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Shabbat Parashat Vayigash 5774

Ein Ayah: Forms of Benefit from Torah Scholarship

(condensed from Ein Ayah, Berachot 9:351, 353)

Gemara: Rav Yosef was known as a “sinai” (an expert in the precise knowledge of many sources). Rabba was known as an “oker harim” (one who uproots mountains – an expert in the sharp analysis of halachic concepts, who is adept at determining the halacha in cases not previously decided upon). There was a need to appoint a new Rosh Yeshiva (rabbinic leader of the Babylonian community and its academy). They sent there: a sinai and an oker harim – which has precedence? They sent back: a sinai has precedence, for all need the owner of the grain.


Ein Ayah: The study of the accepted halachot of the Torah is very broad, providing the Torah’s instructions for a tremendous amount of practical cases. The many accepted halachot, if they are understood correctly, are sufficient to serve as the basis for solutions for all the new questions that arise. The problem is that in regard to cases that are offshoots of the standard sources, one needs great wisdom to avoid mistakes, specifically in comparing one thing to another when the two are not sufficiently equivalent.

Bekiut (amassing of knowledge) can be compared to a place where the essence of the Torah is stored, even as the offshoots end up being more numerous than the essence. However, even the new applications are related to the accepted conceptual roots of the matter. Bekiut then is the place that can accept the new matters into storage. There is a need, though, for a positive action and one of negating. Bekiut can positively amass answers for many halachot that cover the spectrum of matters related to the explicit sources. The matter of negating is the main purpose of sharpness – to weed out mistakes that can arise when applying the principles to new cases. Preventing such mistakes requires extreme wisdom.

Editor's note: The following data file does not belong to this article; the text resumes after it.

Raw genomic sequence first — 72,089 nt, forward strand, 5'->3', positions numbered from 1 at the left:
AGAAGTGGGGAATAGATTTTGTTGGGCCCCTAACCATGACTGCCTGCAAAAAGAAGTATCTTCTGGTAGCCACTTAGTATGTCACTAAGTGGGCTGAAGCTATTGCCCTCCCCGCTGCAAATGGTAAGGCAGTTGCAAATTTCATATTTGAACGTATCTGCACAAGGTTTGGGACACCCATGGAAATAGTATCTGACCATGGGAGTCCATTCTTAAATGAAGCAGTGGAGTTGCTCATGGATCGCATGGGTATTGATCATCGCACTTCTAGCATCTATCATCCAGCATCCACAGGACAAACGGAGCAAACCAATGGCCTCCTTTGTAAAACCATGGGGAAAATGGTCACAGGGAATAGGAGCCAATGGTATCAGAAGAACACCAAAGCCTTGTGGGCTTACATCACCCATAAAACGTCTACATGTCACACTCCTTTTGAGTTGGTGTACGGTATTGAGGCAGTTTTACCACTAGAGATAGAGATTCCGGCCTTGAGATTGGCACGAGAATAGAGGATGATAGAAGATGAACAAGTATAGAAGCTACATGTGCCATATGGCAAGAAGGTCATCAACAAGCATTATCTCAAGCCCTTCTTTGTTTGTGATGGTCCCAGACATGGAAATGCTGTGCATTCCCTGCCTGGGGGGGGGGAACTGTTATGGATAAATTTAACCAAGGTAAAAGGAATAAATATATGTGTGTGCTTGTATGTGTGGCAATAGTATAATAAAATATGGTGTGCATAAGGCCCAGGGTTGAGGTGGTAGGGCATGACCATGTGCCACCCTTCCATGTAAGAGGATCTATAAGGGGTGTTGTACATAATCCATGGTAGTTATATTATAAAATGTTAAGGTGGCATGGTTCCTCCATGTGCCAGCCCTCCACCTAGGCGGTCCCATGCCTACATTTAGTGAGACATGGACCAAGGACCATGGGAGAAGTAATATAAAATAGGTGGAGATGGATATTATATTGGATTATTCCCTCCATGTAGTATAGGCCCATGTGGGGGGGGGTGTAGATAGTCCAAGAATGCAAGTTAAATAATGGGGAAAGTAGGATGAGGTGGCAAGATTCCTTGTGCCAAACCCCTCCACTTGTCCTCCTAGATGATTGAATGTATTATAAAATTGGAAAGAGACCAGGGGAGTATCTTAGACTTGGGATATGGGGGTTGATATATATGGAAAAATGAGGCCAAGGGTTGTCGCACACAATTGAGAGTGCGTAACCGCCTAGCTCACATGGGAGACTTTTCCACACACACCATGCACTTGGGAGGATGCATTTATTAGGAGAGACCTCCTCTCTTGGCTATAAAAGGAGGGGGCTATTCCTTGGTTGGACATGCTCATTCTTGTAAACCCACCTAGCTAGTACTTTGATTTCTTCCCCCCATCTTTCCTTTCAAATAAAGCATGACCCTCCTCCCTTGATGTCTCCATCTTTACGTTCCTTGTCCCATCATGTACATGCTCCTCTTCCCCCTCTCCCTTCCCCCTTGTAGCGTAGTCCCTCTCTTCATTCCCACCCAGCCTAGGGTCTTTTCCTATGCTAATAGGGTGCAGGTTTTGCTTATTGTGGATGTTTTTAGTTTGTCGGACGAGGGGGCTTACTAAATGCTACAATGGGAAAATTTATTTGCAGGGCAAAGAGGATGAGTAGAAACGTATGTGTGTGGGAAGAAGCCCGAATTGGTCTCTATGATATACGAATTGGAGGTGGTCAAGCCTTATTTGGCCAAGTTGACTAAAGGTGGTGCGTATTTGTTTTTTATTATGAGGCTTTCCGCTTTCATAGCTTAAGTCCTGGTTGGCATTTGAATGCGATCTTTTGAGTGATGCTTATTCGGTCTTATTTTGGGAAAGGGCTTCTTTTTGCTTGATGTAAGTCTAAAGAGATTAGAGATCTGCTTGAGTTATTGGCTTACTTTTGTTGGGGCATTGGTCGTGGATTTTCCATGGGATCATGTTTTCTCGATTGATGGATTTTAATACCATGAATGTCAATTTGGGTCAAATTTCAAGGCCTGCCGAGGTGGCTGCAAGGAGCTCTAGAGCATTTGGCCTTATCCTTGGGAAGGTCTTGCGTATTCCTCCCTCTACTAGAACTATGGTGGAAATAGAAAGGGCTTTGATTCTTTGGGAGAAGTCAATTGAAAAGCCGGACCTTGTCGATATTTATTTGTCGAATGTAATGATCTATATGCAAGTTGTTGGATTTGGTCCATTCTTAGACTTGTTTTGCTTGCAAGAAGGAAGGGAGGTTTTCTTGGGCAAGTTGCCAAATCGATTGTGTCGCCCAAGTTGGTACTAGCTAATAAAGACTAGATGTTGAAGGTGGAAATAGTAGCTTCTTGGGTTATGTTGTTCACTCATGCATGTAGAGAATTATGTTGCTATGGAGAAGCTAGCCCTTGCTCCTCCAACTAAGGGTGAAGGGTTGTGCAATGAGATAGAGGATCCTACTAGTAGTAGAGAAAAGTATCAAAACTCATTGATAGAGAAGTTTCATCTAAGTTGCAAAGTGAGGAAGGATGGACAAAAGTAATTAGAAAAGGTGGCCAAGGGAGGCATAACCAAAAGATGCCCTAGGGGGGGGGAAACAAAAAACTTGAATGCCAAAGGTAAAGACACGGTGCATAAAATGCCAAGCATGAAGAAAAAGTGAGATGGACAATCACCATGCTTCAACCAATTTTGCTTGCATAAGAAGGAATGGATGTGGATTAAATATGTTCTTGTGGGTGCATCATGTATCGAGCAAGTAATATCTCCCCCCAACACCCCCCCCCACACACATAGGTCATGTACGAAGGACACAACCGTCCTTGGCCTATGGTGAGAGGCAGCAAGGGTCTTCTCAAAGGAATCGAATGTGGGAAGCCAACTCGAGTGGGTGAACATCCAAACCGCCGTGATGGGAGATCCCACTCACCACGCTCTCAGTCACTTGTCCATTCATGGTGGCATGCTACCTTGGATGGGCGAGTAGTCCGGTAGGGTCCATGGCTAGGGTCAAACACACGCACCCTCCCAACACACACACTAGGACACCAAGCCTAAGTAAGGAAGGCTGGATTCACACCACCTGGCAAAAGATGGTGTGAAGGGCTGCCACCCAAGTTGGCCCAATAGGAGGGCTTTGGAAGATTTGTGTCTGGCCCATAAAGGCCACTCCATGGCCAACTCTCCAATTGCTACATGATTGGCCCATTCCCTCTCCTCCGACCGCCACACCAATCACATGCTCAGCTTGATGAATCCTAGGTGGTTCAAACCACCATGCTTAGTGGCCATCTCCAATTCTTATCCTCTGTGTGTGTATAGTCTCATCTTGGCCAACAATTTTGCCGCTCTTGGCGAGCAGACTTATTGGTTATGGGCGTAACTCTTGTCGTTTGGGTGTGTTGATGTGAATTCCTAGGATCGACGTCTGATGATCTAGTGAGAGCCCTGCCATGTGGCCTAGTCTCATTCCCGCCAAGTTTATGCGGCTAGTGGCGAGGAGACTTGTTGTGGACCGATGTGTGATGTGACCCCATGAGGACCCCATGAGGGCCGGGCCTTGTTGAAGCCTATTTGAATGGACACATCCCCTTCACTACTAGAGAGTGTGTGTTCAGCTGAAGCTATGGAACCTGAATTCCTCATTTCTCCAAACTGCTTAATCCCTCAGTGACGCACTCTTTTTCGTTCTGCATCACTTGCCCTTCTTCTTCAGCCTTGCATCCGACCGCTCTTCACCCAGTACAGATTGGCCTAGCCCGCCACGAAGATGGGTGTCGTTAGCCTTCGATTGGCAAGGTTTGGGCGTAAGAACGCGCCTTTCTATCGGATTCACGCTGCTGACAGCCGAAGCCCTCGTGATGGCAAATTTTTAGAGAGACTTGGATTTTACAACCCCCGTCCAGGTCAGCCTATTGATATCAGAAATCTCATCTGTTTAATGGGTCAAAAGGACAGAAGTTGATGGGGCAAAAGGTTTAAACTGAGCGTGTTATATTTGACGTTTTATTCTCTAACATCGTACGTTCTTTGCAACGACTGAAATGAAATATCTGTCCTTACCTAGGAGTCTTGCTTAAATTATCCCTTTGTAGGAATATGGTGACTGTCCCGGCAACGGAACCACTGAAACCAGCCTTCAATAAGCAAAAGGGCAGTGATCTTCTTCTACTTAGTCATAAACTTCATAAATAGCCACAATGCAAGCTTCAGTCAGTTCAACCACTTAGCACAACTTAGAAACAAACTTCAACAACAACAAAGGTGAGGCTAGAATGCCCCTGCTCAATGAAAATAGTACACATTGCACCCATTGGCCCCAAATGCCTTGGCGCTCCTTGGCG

We now can see the appropriateness of the metaphors the gemara uses – with sinai representing bekiut and oker harim representing sharpness. Mt. Sinai was chosen as the place where the Torah was given. The other mountains of the world were uprooted from the possibility of this distinction and are considered as blemished in comparison to Sinai (see Bereishit Rabba 99:1). Thus Sinai represents two things: its positive choice for the receiving of the Torah and the negating of the other mountains as venues. So too, the true applications of Torah logic that relate to the giving of the Torah at Sinai need to pass the test of uprooting mountains, i.e., weeding out that which would be a mistaken application and showing that they are not connected to Sinai. After removing the false, the truth stands out.

The question arose: which characteristic has priority for Torah leadership. There is logic that the rabbinic leader be one who is more prepared to be a resource for the leaders and great scholars of the generation, even if the simple masses have little direct benefit from him. This is because the impact that the Rosh Yeshiva has on the elite trickles down to all the individuals and elevates them.

There is, though, logic to the contrary – the work of the Rosh Yeshiva should be of direct impact on the masses. The knowledge of the sinai is something that is needed and appreciated by the broad constituency. The oker harim is exclusively helpful to the scholarly elite. That is why the answer given was that a sinai has precedence, and it is hinted to in the reason the gemara gave: “all need the owner of the grain.” It is the fact that all need him that is the deciding factor, to the exclusion of one who is valuable to the few elite. 

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